The PVC was established on 26 January 1950 (
Republic Day of India), by the
President of India, but went into effect on 15 August 1947 (
Independence Day of India).
 It can be awarded to officers or enlisted personnel from all branches of the
 Provision was made in the event an individual was awarded the PVC twice. In this were to occur, they would receive a
bar and a replica of the
vajra (club), the weapon of
Indra, the god of heaven.
 To date, the award has not been conferred twice. It carries with it the right to use "PVC" as a post-nominal abbreviation.
The medal was designed by
Savitri Khanolkar, the wife of an
Indian Army officer, Vikram Khanolkar of the
 This was done following a request from the first Indian
adjutant general of India,
Hira Lal Atal, who had in turn been entrusted with the responsibility of coming up with an Indian equivalent of the
Victoria Cross by Pandit
Jawahar Lal Nehru, the first
prime minister of the
Indian Union. Coincidentally, the first Param Vir Chakra was awarded to her son-in-law Lt. Gen. Surinder Nath Sharma's elder brother,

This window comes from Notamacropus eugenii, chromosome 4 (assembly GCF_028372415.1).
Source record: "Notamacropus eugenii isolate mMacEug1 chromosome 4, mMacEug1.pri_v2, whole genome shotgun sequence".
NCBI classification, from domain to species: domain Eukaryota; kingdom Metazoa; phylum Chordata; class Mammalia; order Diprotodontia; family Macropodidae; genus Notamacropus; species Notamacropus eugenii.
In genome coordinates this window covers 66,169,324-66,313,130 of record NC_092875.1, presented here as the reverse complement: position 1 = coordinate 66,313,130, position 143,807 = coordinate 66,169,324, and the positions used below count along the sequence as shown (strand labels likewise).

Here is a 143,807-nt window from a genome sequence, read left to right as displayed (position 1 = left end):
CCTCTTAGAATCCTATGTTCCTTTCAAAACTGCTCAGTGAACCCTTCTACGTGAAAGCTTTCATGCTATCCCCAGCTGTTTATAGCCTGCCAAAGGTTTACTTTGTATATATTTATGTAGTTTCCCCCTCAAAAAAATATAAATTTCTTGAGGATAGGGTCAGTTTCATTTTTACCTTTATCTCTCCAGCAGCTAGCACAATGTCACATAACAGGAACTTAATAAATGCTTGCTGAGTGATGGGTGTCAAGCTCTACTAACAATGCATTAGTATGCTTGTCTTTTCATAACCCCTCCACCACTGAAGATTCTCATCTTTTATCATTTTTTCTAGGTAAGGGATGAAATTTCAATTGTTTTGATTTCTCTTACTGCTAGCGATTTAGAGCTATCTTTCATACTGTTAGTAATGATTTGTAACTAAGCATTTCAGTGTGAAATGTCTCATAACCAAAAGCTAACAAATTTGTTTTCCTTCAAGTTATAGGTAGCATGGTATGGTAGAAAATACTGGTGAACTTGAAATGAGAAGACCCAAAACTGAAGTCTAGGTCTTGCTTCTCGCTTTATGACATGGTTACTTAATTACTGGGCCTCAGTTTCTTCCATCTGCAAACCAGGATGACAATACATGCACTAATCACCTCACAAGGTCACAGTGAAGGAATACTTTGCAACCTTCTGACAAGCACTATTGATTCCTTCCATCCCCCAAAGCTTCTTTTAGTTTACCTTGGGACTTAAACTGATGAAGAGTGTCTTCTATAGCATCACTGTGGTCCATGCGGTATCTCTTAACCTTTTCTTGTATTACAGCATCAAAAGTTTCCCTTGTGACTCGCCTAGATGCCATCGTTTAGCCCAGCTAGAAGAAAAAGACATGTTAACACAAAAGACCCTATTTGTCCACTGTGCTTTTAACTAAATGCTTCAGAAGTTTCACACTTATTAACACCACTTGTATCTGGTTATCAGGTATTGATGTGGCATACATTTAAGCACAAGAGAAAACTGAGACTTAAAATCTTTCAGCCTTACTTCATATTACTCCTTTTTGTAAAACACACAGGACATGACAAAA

Somnath Sharma, for his bravery in the
Kashmir operations in November 1947.
The medal is a circular
bronze disc 1.375 inches (3.49 cm) in diameter. On the front, the state emblem appears in the center on a raised circle surrounded by four copies of the vajra, the mythical weapon of Indra, the ancient
Vedic King of Gods. The motif symbolizes the sacrifice of
Dadhichi, who gave his bones to the Gods to make the vajra to kill the demon
Vritra. The medal is suspended from a straight swiveling suspension bar. On the rear, around a plain center, are two legends separated by
lotus flowers. The words Param Vir Chakra are written in
 A purple ribbon, 32 millimetres (1.3 in) long, holds the Param Vir Chakra.